According to Ohio State wide receiver Brian Hartline, Bauserman is one of the team's best athletes. Of course, he's already played another sport professionally, having spent three years as a pitcher in the Pittsburgh Pirates organization, but Hartline says that's not all – the Tallahassee, Fla., native also excels at athletic contests like pool, ping pong and basketball.
"He's a full-blown athlete," Hartline said.
And after Ohio State's spring game Saturday, it's apparent that Bauserman is a heck of a quarterback as well. Reports during camp said that the walk-on had pulled even with Antonio Henton after spending last year as a redshirted freshman, and Bauserman won over a few fans during a standout performance at the spring-ending scrimmage.
The 6-2, 220-pounder skippered the Gray team during the final three quarters, completing 7 of 14 passes for 125 yards and a touchdown. Though the side fell to the Scarlet by a 20-7 count, Bauserman looked like a cool, composed leader during his first public appearance in Ohio Stadium.
He also showed that he's not afraid to look for a big play. His touchdown pass, which tied the score at 7 with 2:49 to go in the second quarter, was a 51-yarder to sophomore Taurian Washington. Both Washington and Dane Sanzenbacher lined up on the left side and ran deep post patterns over the center of the field. Both were open but Bauserman went for the big blow, hitting Washington at the goal line for the touchdown.
But perhaps his best throw was one that ended up not counting. With the Gray trailing 17-7 early in the fourth, Bauserman took the snap at his own 37-yard line, evaded pressure, stopped on a dime and lofted the ball 60 yards in the air down the middle of the field. It landed safely in the arms of Washington for another touchdown, but a holding penalty negated the play despite a throw that left some oohing and aahing.
Apparently, the arm that used to launch baseballs at a high rate of speed can do the same with a pigskin or two.
"He's got an arm," starter Todd Boeckman said. "He can make all the throws. I've been really impressed with what he can do."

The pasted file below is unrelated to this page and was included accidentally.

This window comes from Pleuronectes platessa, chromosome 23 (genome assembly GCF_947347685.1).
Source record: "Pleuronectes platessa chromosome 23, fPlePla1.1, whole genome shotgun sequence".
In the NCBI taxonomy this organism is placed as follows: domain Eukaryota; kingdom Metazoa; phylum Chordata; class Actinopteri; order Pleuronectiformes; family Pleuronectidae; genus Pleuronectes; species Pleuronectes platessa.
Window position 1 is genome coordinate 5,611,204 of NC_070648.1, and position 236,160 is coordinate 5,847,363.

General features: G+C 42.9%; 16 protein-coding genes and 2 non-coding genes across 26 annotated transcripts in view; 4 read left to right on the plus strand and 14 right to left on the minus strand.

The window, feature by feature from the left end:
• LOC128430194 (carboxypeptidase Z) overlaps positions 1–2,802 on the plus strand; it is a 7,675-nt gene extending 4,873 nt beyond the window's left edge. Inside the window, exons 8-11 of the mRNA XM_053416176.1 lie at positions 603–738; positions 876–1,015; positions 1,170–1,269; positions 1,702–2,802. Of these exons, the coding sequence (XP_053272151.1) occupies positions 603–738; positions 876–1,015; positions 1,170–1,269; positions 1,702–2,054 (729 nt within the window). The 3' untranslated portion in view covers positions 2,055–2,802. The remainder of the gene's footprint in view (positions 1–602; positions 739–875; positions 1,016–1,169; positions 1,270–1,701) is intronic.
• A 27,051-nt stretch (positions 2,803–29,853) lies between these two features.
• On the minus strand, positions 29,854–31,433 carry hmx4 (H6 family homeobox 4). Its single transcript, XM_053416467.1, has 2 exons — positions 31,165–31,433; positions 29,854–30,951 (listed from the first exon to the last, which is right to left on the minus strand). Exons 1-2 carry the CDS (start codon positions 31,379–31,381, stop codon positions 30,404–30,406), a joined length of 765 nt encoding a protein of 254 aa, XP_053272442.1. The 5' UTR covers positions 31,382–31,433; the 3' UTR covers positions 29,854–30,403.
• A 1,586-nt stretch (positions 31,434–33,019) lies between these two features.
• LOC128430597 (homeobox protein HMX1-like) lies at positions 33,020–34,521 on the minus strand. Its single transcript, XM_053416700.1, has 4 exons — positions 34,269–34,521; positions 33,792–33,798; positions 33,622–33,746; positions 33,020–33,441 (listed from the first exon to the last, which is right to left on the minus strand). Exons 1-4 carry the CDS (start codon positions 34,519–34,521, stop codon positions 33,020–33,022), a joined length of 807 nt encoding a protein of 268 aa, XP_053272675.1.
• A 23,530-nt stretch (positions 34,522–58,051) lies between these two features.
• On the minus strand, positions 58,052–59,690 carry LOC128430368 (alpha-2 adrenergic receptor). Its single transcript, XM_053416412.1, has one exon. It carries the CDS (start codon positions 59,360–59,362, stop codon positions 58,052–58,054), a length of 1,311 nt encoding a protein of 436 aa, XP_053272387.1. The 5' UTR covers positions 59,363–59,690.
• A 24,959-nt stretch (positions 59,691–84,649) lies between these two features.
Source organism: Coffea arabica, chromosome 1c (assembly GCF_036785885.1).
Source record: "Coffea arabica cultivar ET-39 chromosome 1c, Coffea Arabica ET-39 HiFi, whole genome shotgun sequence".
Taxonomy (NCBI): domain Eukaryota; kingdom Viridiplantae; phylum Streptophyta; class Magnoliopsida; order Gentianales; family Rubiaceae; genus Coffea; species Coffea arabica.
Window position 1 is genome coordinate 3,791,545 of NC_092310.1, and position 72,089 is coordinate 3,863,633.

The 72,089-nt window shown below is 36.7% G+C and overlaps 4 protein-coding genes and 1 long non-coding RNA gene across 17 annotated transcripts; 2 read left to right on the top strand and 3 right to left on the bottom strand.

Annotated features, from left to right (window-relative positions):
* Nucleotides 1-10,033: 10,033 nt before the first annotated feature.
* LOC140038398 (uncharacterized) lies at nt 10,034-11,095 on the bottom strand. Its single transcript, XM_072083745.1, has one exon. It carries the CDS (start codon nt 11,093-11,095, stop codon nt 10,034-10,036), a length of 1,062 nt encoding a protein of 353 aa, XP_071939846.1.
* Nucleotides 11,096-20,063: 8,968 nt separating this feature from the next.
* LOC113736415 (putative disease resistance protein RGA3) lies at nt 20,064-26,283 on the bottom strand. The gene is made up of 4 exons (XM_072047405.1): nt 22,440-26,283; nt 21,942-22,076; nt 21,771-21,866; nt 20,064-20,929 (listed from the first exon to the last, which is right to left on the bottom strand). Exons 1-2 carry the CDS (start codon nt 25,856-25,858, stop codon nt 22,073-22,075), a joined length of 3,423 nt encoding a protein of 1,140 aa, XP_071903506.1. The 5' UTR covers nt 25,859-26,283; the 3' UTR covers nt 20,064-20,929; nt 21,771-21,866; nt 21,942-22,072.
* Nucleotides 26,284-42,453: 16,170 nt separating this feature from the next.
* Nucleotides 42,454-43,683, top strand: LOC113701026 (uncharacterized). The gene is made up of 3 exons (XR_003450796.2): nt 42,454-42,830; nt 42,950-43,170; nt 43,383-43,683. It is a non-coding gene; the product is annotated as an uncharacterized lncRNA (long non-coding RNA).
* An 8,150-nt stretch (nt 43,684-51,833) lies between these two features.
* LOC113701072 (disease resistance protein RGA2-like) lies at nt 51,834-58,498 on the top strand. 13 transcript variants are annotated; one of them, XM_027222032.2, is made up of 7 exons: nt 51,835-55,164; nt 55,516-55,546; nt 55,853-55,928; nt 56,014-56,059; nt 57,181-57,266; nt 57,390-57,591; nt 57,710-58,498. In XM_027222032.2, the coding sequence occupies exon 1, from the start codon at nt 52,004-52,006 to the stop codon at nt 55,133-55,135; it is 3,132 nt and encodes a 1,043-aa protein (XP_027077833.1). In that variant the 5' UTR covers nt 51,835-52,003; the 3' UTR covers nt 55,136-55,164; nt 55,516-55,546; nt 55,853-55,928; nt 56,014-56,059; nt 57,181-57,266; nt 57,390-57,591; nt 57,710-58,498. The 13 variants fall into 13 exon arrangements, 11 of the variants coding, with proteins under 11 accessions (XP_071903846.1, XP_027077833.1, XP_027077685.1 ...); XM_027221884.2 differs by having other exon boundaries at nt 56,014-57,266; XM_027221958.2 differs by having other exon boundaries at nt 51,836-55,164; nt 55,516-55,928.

While some might be surprised at the strides Bauserman – who originally committed to OSU in 2004 as a two-star quarterback before his baseball odyssey – has made since arriving in Columbus for the 2007 season, that sentiment isn't shared among the team. He has been lauded by many for his work starting with December's bowl practice, and his emergence was expected by at least one player in Hartline.
"I don't think he's been that much of a surprise to myself because I always thought he was a heck of a player. I saw it coming," said Hartline, who missed his senior season of high school while recovering from a broken leg. "From my standpoint, when I came in I was only out for a year because of my injury. This guy was out two, three years and what he did this past fall was already remarkable. His upside I think is phenomenal."
Bauserman also showcased some ability with his legs. Standing behind a patchwork line that included just one projected starter in right tackle Bryant Browning, Bauserman was often forced to take off, and he finished second on the team with eight rushes for 12 yards. Taking out the three sacks he suffered, he ran for 25 yards on five carries.
Henton, known as more of a dual-threat QB, had a decent day himself. He directed two second-half scoring drives for the Scarlet team, ending 5 of 7 for 62 yards on the winning side. Combining his totals with the two teams, Henton finished 6 of 12 for 77 yards with four rushes for 6 yards.
"I thought both Joe and Antonio showed some elusiveness," head coach Jim Tressel said. "They had to demonstrate a little escapability and they did that. Both of them, I thought, showed a little bit that they kept their head up while they were under duress, which is something we talk about."
From here, the quarterback battle becomes of special interest with the nation's No. 1 prospect, Terrelle Pryor, coming to OSU in the summer. Many expect Pryor to see some snaps as a true freshman, but Tressel was noncommittal when discussing the future quarterback situation when it comes to Henton and Bauserman.
"It's way too far out to worry about who's your backup, but I thought this was a good day for both of them to experience," Tressel said.